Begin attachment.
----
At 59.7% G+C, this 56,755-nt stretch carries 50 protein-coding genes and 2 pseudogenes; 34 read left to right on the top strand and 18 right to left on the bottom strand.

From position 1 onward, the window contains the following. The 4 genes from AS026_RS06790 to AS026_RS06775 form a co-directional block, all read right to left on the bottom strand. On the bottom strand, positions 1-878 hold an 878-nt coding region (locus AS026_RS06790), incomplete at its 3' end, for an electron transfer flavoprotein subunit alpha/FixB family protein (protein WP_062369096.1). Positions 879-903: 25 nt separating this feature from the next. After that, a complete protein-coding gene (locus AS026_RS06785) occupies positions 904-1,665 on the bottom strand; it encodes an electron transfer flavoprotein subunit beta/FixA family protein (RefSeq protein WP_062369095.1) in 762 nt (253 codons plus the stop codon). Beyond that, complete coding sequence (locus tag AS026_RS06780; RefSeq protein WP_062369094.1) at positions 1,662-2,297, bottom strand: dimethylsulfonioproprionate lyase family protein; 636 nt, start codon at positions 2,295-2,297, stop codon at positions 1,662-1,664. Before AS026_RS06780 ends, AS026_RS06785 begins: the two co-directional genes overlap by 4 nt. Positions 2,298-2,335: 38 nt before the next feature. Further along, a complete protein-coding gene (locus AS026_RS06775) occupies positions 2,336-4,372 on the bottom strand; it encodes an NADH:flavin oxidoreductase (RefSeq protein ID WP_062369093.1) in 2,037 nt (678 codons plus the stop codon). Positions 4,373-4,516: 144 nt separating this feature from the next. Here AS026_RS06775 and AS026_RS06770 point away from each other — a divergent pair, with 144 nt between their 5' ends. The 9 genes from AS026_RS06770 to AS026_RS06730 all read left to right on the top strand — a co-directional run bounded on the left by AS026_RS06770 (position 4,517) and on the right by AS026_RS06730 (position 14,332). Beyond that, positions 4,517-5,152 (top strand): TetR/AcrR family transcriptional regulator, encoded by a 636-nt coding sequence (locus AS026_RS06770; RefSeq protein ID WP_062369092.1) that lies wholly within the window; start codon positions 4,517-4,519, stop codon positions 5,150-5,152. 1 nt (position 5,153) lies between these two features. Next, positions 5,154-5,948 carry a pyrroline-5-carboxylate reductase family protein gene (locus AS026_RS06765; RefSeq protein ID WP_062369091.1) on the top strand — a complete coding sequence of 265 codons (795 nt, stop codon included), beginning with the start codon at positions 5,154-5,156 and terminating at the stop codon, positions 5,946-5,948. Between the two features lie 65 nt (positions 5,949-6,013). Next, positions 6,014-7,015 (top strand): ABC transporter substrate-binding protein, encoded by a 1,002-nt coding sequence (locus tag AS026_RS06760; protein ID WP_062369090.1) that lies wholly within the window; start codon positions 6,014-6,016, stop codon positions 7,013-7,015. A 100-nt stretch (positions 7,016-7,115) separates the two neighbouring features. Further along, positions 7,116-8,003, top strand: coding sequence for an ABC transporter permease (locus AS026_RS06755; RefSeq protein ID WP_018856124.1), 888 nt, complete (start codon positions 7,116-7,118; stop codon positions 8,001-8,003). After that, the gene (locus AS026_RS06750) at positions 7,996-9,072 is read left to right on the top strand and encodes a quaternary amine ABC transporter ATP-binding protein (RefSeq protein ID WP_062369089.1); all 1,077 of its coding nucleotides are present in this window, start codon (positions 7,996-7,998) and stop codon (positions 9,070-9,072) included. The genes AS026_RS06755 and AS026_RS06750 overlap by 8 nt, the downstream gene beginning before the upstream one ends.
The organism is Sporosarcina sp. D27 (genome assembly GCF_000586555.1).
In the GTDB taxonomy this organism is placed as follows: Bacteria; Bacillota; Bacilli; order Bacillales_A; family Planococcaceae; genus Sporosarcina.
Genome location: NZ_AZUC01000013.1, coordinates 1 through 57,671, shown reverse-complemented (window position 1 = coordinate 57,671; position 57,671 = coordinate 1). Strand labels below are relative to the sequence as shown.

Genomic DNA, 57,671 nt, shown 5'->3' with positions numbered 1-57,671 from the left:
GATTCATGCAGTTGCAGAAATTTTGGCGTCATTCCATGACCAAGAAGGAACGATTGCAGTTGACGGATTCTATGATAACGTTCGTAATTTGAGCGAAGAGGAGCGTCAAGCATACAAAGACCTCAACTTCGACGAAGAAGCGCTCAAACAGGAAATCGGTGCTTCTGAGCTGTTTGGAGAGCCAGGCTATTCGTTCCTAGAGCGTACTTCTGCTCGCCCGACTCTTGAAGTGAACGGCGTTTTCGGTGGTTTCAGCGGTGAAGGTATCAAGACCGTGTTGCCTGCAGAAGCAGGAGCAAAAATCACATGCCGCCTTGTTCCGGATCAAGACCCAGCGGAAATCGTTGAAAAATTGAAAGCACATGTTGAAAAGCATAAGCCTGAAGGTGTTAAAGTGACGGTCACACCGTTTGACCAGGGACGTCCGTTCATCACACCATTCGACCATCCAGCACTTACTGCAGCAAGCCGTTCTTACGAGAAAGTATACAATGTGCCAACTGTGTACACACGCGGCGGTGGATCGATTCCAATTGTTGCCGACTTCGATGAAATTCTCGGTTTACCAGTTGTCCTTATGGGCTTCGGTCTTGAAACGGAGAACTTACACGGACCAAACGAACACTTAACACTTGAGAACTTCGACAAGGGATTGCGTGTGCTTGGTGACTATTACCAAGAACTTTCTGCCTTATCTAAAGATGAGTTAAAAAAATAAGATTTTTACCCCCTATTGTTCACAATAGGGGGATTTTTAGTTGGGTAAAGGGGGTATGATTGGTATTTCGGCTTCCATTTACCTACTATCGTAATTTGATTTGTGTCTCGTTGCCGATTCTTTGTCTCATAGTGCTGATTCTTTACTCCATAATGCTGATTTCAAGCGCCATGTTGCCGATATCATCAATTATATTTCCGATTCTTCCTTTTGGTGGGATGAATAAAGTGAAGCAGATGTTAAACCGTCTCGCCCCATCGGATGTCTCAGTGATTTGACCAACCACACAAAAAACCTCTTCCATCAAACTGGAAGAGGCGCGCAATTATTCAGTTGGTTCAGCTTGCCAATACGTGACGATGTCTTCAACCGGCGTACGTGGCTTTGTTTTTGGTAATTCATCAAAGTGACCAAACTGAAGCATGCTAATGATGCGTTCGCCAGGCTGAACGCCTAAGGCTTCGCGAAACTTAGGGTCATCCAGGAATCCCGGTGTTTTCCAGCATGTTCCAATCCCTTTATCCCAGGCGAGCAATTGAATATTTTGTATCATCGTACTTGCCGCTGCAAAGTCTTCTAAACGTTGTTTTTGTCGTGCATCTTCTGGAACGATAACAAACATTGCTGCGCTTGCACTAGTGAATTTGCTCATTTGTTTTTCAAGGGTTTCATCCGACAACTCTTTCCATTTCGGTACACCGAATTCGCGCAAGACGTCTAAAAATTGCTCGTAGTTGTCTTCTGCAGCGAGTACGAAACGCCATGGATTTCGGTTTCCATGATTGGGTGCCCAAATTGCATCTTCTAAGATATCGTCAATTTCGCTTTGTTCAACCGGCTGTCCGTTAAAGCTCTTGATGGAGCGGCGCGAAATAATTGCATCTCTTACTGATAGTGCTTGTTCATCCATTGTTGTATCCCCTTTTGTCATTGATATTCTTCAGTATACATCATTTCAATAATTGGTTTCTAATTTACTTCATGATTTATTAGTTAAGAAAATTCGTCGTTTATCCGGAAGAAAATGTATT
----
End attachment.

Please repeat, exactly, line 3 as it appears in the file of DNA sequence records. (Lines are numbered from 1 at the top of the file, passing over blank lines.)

The organism is Sporosarcina sp. D27 (genome assembly GCF_000586555.1).